Analysis: BP disaster will slow Gulf states' recovery
Analysis: BP disaster will slow Gulf states’ recovery
July 16, 2010 spend a year studying the ramifications of the
April 20 catastrophe.
MIAMI - The BP Plc oil leak contaminating the “We need a clear grasp on how this oil spill
Gulf of Mexico will muck up for years the gov- will impact the State of Mississippi and local
ernmental finances and economies of America’s communities for years to come,” Mississippi
Gulf coast region. Governor Haley Barbour said.
Beyond directly sea-related sectors such as Even before the disaster, in the first three
fishing and offshore energy production, the months of 2010, the revenue of states in the
gushing oil leak is fouling other drivers of the Gulf region shrank, according to a report this
economy like lodging, casinos, real estate and week from the Rockefeller Institute of Gov-
governments as the overall U.S. economy ernment. While all 50 state governments
emerges from the worst recession since the across America had an overall 2.5 percent rise
1930s. in revenues, Louisiana, Mississippi, Ala-
bama, Florida and Texas all showed declines
As BP’s heavy spending to stop the leak, in year-over-year comparisons.
company compensation payouts and its $20 bil-
lion escrow fund blunts some immediate finan- A scramble for revenue will remain fever-
cial damage, policy makers, executives, ish for the foreseeable future. The Center for
business owners and economists are beginning Budget and Policy Priorities last month forecast
to gauge the disaster’s long-term consequences. states face revenue shortfalls of $140 billion in
the coming fiscal year.
The spill and its consequences, such as the
federal government’s deepwater-drilling mora- The projected fiscal 2011 budget gaps for
torium, threatens coastal property values, thou- Gulf states total at least $11 billion, including
sands of energy sector jobs and tourism ones for Florida of $4.7 billion, Texas of $4.6 bil-
businesses reliant on pristine beaches and spar- lion, and Louisiana at $1 billion, according to
kling waters. the center.
“Right now tax revenues are a secondary Beyond hiking taxes, lifting fees and cut-
issue to the economic growth over the long ting spending, some governments look to tax
term,” said economist Mark McMullen of medical marijuana and sugared drinks. Others
Moody’s economy.com. “What’s scary is: when such as Florida are clearing the way for more
will it bounce back? And what will be the last- gambling or casinos, at least in part to raise rev-
ing damage to the economy and government enue.
coffers?” In Louisiana, the Gulf state most reliant on
Looking at those questions, Mississippi’s energy businesses, the economic costs of the
governor last week ordered economists, state federal moratorium on deepwater oil drilling,
tax officials, business leaders and marine ex- in place through November 30, will be severe
perts to put aside current finance pressures and and long lasting, according to Eric Smith, asso-
ciate director of Tulane University’s Energy In- “This is a case of the regulators not under-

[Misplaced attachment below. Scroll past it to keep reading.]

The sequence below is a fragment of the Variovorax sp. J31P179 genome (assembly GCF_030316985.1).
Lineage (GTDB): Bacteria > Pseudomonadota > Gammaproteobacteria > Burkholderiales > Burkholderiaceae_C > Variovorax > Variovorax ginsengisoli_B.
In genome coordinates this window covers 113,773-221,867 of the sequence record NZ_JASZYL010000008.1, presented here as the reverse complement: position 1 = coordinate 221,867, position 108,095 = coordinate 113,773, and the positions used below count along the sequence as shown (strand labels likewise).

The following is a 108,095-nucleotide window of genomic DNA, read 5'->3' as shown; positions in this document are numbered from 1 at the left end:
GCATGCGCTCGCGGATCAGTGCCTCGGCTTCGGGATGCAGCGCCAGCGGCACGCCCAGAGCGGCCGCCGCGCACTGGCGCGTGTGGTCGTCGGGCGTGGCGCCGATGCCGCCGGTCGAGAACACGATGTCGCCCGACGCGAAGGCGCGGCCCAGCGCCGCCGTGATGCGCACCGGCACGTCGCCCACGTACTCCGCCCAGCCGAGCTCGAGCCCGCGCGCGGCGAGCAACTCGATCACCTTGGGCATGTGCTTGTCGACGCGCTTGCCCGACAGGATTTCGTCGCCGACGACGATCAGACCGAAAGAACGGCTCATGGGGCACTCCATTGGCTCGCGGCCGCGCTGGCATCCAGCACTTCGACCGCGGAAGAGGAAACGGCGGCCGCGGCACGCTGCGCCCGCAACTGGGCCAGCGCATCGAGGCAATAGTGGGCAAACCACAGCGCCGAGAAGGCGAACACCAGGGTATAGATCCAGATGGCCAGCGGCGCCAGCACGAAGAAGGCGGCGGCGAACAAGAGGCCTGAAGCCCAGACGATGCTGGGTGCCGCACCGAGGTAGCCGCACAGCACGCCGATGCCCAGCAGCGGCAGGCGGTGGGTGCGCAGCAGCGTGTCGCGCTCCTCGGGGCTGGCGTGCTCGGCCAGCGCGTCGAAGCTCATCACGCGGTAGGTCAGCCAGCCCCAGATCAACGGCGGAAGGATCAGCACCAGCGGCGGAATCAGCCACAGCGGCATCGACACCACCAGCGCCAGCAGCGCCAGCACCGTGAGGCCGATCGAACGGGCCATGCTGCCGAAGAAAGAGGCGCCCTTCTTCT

stitute. standing the business they are regulating,”
Smith estimated the moratorium affects Smith said. “They don’t understand the con-
dozens of deepwater rigs that ordinarily em- tracts. These things cost $500 million to $600
ploy as many as 10,000 crew making about million to build. They need contracts. They
$100,000 each annually, with most of those have to operate.”
wages spent in Louisiana and nearby states. In west Florida’s Panhandle, an area with
The ripples from the moratorium may take many tourist businesses, officials in Escambia
the number of lost jobs in Louisiana to 24,000, County worry that property prices already hit
according to Michael Hecht, head of Greater by the prolonged U.S. housing market slump
New Orleans Inc, an economic development will fall further.
agency. The county’s property last year was ap-
“The economic impact from the oil spill it- praised a total 6 percent less than a year earlier
self, however broad and long-lasting, will likely at $27.6 billion. That meant lower property tax
be dwarfed by the impact from the morato- revenue and a $24-million reduction in county
rium,” Hecht this week told a presidential panel spending.
investigating the disaster. Florida’s tourist-dependent coastal econo-
Many of the rigs, their high-paying jobs mies stand to lose as much as 39,000 jobs and
and supply requirements will move elsewhere, $2.2 billion or more in business because of the
Smith said, and slow the region’s economy for BP oil spill, according to University of Central
years. One big driller, Diamond Offshore Drill- Florida economist Sean Snaith.
ing, has already announced it is moving two of “The idea that a great environmental disas-
its five rigs in the Gulf to other regions. ter could become a great economic one isn’t in-
The likelihood of tougher U.S. regulations conceivable, but neither is it a certainty,” S&P
after the BP disaster for Gulf offshore drilling said last week in a report that concluded state
may drive operators to send rigs to Brazil and and local governments were so far managing
other regions, Standard & Poor’s said. the BP leak ably.